Wednesday, July 20

[They're all basically the same, so I don't ask names anymore]
Bo Jo's

We spent the better part of my weekend out of the apartment: On Beale Street briefly (it was dead thanks to the rain and, I guess, the fact that it was Sunday night at midnight) and on Summer Avenue for several hours, combing our way through thrift store racks and antique store dust.

Bo-Jo's Antique Mall is a massive mess of objects big and small -- some treasure, some trash -- in which we could have easily spent the rest of the day. I didn't exactly see anything I wanted (except for this awesome mannequin that kept giving Phil the stink-eye), but how can you not love a place that sells real Nixon-Agnew bumper stickers for $5 and vintage beer cans -- still full! -- for $10? I posted some photos on the photoblog, but their color looks awful (no doubt because of my overzealous and Southern Comfort-inspired editing), but I'll probably take them down, fix them, and put them back up when they don't suck as much.

Okay, I've put this off long enough: It's time to talk about Charlie and the Chocolate Factory. Poorly explained spoilers ahead! The Oompa-Loompa songs were embarrassing and, to me, Johnny Depp ruined almost every scene he was in due to his odd interpretation of Wonka's weirdness. Watching the previews, I was so afraid this would happen. I don't care that his Wonka loathes children; that's actually a bit more in keeping with Dahl's original character. But his version of weird was so unappealing that it never crossed my mind to hope that Charlie might get to stay with him. I mean, the blank-faced flashbacks and the inability to say the word "parents" kind of puts a whole new spin on the whole story, and one that doesn't really mesh with the ostensible moral (which is that beastly, selfish children always get their comeuppance). The story works best when Johnny Depp isn't even in the frame. The opening sequence and story setup are amazing testaments to how Burton can seemingly effortlessly spin a suspenseful yet whimsical yarn, but once we go inside the factory, it's almost like Burton stopped directing and just sort of let Johhny Depp be eccentric for eccentricity's sake. The timing and pacing seemed off. It was too episodic (for this I blame the Oompa-Loompas' musical extravaganzas to which Wonka bobbed his head like a toddler) and fragmented.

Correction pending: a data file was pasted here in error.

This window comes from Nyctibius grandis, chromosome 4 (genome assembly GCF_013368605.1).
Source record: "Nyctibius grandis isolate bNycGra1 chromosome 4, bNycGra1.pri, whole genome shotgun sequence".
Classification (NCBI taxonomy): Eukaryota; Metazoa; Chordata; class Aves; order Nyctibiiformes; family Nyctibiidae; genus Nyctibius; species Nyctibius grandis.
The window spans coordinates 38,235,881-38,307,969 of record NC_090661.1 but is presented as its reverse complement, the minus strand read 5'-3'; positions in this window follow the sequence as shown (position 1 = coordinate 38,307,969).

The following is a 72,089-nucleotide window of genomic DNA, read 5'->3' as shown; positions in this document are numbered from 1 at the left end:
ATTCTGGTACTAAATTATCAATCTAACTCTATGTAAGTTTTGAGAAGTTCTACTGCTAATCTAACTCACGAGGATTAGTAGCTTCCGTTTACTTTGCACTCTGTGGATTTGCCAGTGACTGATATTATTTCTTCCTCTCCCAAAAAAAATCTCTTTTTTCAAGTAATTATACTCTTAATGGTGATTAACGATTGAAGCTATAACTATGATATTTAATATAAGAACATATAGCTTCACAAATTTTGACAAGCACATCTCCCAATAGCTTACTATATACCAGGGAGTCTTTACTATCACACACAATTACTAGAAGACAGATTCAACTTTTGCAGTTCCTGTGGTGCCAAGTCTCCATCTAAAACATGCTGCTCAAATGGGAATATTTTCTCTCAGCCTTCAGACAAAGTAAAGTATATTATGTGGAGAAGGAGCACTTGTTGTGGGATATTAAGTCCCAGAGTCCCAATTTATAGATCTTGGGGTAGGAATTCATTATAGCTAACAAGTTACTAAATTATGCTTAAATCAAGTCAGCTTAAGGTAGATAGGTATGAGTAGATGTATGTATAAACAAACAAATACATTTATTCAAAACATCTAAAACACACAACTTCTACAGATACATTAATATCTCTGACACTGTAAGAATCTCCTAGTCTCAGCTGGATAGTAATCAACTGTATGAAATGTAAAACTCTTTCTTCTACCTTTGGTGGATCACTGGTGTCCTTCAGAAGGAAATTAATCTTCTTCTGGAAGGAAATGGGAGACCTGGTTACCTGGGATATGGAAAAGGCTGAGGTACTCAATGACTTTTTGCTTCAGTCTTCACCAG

Of course, I still liked the movie for the most part. Wonka had a couple of one-liners that cracked me up. And Augustus Gloop was pretty damned funny. Plus the whole thing was amazing to look at from opening credits to end credits. I also thought it was a nice touch that so many of the shots looked identical in to Quentin Blake's illustrations from the book (the tight shots of Charlie's parents, particularly).

My sister and nephews are coming to visit on Monday. We're going to the zoo, and I'm super excited because Casey and Patrick have never been to a zoo.


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